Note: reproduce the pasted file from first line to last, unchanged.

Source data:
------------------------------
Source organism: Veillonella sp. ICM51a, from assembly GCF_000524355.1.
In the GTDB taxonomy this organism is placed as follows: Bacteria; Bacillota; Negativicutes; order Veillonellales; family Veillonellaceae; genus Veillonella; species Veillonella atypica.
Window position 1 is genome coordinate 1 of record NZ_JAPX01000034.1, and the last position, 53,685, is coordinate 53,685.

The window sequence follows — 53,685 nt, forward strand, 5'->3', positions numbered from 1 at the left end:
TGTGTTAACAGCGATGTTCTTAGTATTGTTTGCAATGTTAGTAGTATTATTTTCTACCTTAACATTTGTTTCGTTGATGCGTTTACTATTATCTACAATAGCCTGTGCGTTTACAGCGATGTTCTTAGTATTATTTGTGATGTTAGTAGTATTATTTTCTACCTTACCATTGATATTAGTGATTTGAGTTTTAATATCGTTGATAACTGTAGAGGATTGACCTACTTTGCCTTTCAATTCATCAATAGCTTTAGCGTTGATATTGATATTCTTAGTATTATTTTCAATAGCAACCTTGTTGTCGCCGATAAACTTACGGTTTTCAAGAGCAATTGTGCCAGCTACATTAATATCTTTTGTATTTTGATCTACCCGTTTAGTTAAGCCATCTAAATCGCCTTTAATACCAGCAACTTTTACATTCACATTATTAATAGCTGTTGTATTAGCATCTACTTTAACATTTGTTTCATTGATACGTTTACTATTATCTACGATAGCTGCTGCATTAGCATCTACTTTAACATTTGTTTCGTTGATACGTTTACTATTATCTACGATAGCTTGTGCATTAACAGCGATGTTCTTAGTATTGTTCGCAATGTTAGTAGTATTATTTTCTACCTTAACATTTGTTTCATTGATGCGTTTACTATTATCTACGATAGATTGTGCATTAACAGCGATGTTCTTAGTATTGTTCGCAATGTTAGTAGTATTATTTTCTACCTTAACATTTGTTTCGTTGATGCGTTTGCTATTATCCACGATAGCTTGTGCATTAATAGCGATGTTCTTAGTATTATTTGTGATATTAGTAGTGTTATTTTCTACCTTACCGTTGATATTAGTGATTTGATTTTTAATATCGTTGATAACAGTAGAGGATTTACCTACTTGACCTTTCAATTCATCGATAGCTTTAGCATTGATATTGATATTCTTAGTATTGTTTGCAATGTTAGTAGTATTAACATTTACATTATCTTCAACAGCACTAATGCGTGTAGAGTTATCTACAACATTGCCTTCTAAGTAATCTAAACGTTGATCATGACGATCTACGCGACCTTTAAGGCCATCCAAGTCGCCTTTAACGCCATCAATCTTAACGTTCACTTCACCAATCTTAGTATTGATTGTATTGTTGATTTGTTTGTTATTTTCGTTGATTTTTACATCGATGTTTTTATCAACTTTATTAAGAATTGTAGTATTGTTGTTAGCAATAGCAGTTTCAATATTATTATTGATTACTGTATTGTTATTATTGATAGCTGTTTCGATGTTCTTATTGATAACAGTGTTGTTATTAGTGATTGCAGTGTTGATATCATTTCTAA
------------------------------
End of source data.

Source organism: Veillonella sp. ICM51a, from assembly GCF_000524355.1.
In the GTDB taxonomy this organism is placed as follows: Bacteria; Bacillota; Negativicutes; order Veillonellales; family Veillonellaceae; genus Veillonella; species Veillonella atypica.
Window position 1 is genome coordinate 1 of record NZ_JAPX01000034.1, and the last position, 53,685, is coordinate 53,685.

The window sequence follows — 53,685 nt, forward strand, 5'->3', positions numbered from 1 at the left end:
TGTGTTAACAGCGATGTTCTTAGTATTGTTTGCAATGTTAGTAGTATTATTTTCTACCTTAACATTTGTTTCGTTGATGCGTTTACTATTATCTACAATAGCCTGTGCGTTTACAGCGATGTTCTTAGTATTATTTGTGATGTTAGTAGTATTATTTTCTACCTTACCATTGATATTAGTGATTTGAGTTTTAATATCGTTGATAACTGTAGAGGATTGACCTACTTTGCCTTTCAATTCATCAATAGCTTTAGCGTTGATATTGATATTCTTAGTATTATTTTCAATAGCAACCTTGTTGTCGCCGATAAACTTACGGTTTTCAAGAGCAATTGTGCCAGCTACATTAATATCTTTTGTATTTTGATCTACCCGTTTAGTTAAGCCATCTAAATCGCCTTTAATACCAGCAACTTTTACATTCACATTATTAATAGCTGTTGTATTAGCATCTACTTTAACATTTGTTTCATTGATACGTTTACTATTATCTACGATAGCTGCTGCATTAGCATCTACTTTAACATTTGTTTCGTTGATACGTTTACTATTATCTACGATAGCTTGTGCATTAACAGCGATGTTCTTAGTATTGTTCGCAATGTTAGTAGTATTATTTTCTACCTTAACATTTGTTTCATTGATGCGTTTACTATTATCTACGATAGATTGTGCATTAACAGCGATGTTCTTAGTATTGTTCGCAATGTTAGTAGTATTATTTTCTACCTTAACATTTGTTTCGTTGATGCGTTTGCTATTATCCACGATAGCTTGTGCATTAATAGCGATGTTCTTAGTATTATTTGTGATATTAGTAGTGTTATTTTCTACCTTACCGTTGATATTAGTGATTTGATTTTTAATATCGTTGATAACAGTAGAGGATTTACCTACTTGACCTTTCAATTCATCGATAGCTTTAGCATTGATATTGATATTCTTAGTATTGTTTGCAATGTTAGTAGTATTAACATTTACATTATCTTCAACAGCACTAATGCGTGTAGAGTTATCTACAACATTGCCTTCTAAGTAATCTAAACGTTGATCATGACGATCTACGCGACCTTTAAGGCCATCCAAGTCGCCTTTAACGCCATCAATCTTAACGTTCACTTCACCAATCTTAGTATTGATTGTATTGTTGATTTGTTTGTTATTTTCGTTGATTTTTACATCGATGTTTTTATCAACTTTATTAAGAATTGTAGTATTGTTGTTAGCAATAGCAGTTTCAATATTATTATTGATTACTGTATTGTTATTATTGATAGCTGTTTCGATGTTCTTATTGATAACAGTGTTGTTATTAGTGATTGCAGTGTTGATATCATTTCTAA